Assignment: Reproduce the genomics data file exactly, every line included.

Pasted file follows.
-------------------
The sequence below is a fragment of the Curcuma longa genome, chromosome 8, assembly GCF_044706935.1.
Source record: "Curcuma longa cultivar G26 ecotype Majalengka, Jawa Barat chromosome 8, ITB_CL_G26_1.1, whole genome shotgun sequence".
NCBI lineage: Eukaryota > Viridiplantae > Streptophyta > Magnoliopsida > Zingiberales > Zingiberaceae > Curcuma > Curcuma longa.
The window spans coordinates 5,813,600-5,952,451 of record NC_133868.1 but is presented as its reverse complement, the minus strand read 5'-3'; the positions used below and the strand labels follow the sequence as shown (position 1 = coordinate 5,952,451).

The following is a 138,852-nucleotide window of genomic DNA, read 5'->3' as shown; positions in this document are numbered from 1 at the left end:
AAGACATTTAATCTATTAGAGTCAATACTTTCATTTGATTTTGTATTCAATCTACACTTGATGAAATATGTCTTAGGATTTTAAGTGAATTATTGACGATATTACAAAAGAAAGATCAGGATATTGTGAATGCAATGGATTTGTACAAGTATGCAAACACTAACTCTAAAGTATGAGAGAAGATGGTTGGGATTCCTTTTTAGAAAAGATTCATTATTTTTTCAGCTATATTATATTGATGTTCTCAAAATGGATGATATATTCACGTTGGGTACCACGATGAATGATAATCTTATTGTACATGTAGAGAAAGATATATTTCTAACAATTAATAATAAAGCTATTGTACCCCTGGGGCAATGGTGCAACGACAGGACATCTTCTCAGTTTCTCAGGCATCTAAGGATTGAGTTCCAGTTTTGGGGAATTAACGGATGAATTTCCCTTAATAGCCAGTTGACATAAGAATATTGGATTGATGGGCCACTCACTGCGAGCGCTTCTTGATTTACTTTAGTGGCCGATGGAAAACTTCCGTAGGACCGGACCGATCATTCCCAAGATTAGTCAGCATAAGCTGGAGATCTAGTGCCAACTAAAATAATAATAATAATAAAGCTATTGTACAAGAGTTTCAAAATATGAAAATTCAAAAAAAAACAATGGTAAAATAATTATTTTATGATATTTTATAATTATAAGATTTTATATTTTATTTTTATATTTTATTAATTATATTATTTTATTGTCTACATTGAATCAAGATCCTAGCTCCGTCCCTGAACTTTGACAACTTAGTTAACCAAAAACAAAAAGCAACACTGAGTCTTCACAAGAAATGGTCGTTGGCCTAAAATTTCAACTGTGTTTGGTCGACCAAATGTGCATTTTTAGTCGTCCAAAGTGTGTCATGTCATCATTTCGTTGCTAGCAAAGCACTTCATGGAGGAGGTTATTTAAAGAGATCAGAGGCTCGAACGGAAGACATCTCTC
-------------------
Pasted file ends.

The sequence below is a fragment of the Curcuma longa genome, chromosome 8, assembly GCF_044706935.1.
Source record: "Curcuma longa cultivar G26 ecotype Majalengka, Jawa Barat chromosome 8, ITB_CL_G26_1.1, whole genome shotgun sequence".
NCBI lineage: Eukaryota > Viridiplantae > Streptophyta > Magnoliopsida > Zingiberales > Zingiberaceae > Curcuma > Curcuma longa.
The window spans coordinates 5,813,600-5,952,451 of record NC_133868.1 but is presented as its reverse complement, the minus strand read 5'-3'; the positions used below and the strand labels follow the sequence as shown (position 1 = coordinate 5,952,451).

The following is a 138,852-nucleotide window of genomic DNA, read 5'->3' as shown; positions in this document are numbered from 1 at the left end:
AAGACATTTAATCTATTAGAGTCAATACTTTCATTTGATTTTGTATTCAATCTACACTTGATGAAATATGTCTTAGGATTTTAAGTGAATTATTGACGATATTACAAAAGAAAGATCAGGATATTGTGAATGCAATGGATTTGTACAAGTATGCAAACACTAACTCTAAAGTATGAGAGAAGATGGTTGGGATTCCTTTTTAGAAAAGATTCATTATTTTTTCAGCTATATTATATTGATGTTCTCAAAATGGATGATATATTCACGTTGGGTACCACGATGAATGATAATCTTATTGTACATGTAGAGAAAGATATATTTCTAACAATTAATAATAAAGCTATTGTACCCCTGGGGCAATGGTGCAACGACAGGACATCTTCTCAGTTTCTCAGGCATCTAAGGATTGAGTTCCAGTTTTGGGGAATTAACGGATGAATTTCCCTTAATAGCCAGTTGACATAAGAATATTGGATTGATGGGCCACTCACTGCGAGCGCTTCTTGATTTACTTTAGTGGCCGATGGAAAACTTCCGTAGGACCGGACCGATCATTCCCAAGATTAGTCAGCATAAGCTGGAGATCTAGTGCCAACTAAAATAATAATAATAATAAAGCTATTGTACAAGAGTTTCAAAATATGAAAATTCAAAAAAAAACAATGGTAAAATAATTATTTTATGATATTTTATAATTATAAGATTTTATATTTTATTTTTATATTTTATTAATTATATTATTTTATTGTCTACATTGAATCAAGATCCTAGCTCCGTCCCTGAACTTTGACAACTTAGTTAACCAAAAACAAAAAGCAACACTGAGTCTTCACAAGAAATGGTCGTTGGCCTAAAATTTCAACTGTGTTTGGTCGACCAAATGTGCATTTTTAGTCGTCCAAAGTGTGTCATGTCATCATTTCGTTGCTAGCAAAGCACTTCATGGAGGAGGTTATTTAAAGAGATCAGAGGCTCGAACGGAAGACATCTCTC